Should Once Upon a Deadpool even count as an actual movie?
I’m torn. On the one hand, as the parent of a young child who is quite fond of Deadpool, I’ve often secretly hoped for a “cleaner,” PG-13 version of these films — even though, as Once Upon a Deadpool demonstrates, these ratings themselves are usually arbitrary and quite silly. But what actually happens if Hollywood fully starts down this path? Will we have to contend with a whole wave of studios regularly recutting their blockbusters in all sorts of clever ways for subsequent rereleases? And maybe even producing them in such a way as to make such versioning easier? These movies already suck all the air out of the room when they come out. Do we really need the same ones to keep doing it over and over again?
The basic concept of Once Upon a Deadpool is surreally stupid and yet somehow still inspired: Deadpool (Ryan Reynolds) has kidnapped the now-middle-aged actor Fred Savage and is forcing him to re-create his part from the 1987 classic The Princess Bride, as a cynical kid stuck in bed whose grandfather reads him an old-fashioned romantic adventure. Only this time Savage has been duct-taped to the bed, and the guy doing the reading is Deadpool himself, recounting the plot of Deadpool 2 “filtered through the prism of childlike innocence.” And thus, we are treated to a bizarrely cleaned-up version of that blood-soaked, foul-mouthed action hit from earlier in the year, with occasional interjections from Savage — who really is a very good sport about all this, since the implication here is that he hasn’t done anything particularly memorable in 30-plus years.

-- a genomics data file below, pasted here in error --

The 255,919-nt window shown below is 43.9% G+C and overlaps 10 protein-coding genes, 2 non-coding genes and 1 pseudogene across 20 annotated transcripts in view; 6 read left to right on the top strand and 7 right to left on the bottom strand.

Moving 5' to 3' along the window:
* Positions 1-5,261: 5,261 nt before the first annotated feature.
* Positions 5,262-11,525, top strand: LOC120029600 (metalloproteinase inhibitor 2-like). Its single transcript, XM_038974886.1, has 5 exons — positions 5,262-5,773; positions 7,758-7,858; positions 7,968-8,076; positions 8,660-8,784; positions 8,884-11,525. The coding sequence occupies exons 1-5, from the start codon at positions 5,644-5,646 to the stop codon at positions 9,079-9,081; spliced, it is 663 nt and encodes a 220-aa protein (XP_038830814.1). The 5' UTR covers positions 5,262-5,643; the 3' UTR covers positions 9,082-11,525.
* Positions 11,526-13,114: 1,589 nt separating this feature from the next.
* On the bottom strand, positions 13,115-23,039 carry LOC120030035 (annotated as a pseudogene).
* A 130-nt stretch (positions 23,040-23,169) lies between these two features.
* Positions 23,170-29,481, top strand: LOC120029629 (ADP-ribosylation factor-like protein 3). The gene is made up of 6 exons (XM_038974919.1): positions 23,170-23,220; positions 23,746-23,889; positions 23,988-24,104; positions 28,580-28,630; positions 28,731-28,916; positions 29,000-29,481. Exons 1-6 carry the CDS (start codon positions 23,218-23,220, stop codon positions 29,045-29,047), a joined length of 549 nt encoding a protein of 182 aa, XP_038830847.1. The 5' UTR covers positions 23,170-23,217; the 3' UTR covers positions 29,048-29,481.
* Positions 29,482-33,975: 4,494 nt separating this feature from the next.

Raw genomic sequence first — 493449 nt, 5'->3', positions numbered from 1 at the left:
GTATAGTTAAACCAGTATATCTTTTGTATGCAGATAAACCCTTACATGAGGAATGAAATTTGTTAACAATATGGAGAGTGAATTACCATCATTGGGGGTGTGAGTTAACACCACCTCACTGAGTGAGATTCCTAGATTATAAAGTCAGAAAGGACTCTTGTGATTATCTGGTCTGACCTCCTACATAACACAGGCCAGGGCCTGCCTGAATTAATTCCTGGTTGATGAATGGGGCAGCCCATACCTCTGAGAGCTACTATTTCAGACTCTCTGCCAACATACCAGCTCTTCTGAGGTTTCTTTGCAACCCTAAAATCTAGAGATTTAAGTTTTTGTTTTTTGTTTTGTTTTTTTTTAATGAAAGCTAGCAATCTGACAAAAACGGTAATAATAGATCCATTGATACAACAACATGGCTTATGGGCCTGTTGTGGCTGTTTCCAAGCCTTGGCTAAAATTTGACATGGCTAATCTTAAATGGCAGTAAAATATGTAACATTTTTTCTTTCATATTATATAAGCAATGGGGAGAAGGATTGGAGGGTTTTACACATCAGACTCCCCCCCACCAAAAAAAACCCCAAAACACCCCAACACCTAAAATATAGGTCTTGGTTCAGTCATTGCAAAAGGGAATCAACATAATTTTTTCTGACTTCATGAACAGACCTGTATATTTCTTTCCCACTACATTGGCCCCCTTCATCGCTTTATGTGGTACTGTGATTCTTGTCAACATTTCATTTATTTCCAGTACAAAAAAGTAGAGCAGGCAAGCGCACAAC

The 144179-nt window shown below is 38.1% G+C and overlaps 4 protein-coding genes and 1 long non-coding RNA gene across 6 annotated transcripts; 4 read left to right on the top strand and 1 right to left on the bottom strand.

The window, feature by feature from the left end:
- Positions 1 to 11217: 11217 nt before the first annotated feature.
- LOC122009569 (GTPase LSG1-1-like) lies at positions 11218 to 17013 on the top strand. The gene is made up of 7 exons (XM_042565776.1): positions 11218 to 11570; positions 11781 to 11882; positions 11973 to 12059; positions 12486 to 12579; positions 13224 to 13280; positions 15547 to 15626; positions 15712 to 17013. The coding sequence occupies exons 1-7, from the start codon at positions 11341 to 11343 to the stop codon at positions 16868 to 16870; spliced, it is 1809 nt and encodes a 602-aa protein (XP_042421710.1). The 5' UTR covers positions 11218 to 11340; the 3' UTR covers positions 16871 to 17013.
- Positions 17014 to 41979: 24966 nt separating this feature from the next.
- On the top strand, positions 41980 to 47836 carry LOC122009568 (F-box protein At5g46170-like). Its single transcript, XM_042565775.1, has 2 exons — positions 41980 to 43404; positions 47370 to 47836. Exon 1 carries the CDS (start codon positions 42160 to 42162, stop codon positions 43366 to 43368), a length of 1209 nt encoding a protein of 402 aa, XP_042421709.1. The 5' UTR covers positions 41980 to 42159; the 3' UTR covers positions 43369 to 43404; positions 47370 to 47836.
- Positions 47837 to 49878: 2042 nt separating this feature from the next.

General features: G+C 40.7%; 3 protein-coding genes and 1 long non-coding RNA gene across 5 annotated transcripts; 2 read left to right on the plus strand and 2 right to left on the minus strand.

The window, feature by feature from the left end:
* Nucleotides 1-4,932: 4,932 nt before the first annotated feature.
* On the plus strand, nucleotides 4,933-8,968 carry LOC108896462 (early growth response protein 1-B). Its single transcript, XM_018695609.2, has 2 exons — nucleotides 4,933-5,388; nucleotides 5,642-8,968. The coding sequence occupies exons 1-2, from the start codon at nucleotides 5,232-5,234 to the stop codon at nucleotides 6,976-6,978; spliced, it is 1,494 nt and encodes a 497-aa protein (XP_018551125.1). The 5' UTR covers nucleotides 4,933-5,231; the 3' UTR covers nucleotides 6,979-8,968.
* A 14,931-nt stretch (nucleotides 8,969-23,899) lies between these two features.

The results barely hang together as a movie. Removing the darker elements of the action scenes has done some indescribable damage to them — they feel fragmented and inchoate, almost theoretical. You half expect an “Add action scene here” or “Add better shot that explains what’s happening” title to come up now and again. An early sequence of Deadpool killing child traffickers is now basically gone. And several moments whose entire raison d’etre was to serve as the buildup to a grotesquely violent punch line now just hang there, listlessly. That said, the lengthy sequence where Deadpool’s companions, the X-Force, are almost all killed in various ridiculous ways during a parachute jump gone wrong, makes it through mostly fine. In fact, without all that blood and gore, the scene now feels even stranger — as if you’re dreaming it.
And several new moments had me in stitches. That’s partly because, as with so many movies, the power of suggestion can sometimes make things cruder than ever before. This Deadpool has a remote control that allows him to bleep out offensive dialogue, and in the new film’s best gag, he uses it to bleep out an entire monologue from Savage about how he’d like to fight Matt Damon, so that the lines become more hilariously filthy: “I want to f-[bleep] Matt Damon so bad! I would f-[bleep] him in a big arena so everyone could watch me f-[bleep] him!” It just goes on and on, all about how hard Fred Savage would f-[bleep] Matt Damon. I did not say this picture was smart.
But there is a certain pointlessness to the whole endeavor, in part because Deadpool 2 was already a fourth-wall-breaking, fashionably meta superhero flick that couldn’t stop winking at its audience. So now it’s winking again — but it’s winking through its own winks. It feels like overkill. It is overkill. But then again, isn’t that what the Deadpool films are all about? Once Upon a Deadpool, in that sense, feels very much of a piece with the overall series. It’s a sick, dumb joke that you can’t help but laugh at. And as soon as you do, you feel bad about falling for the gag. I wish I could f-[bleep] this movie.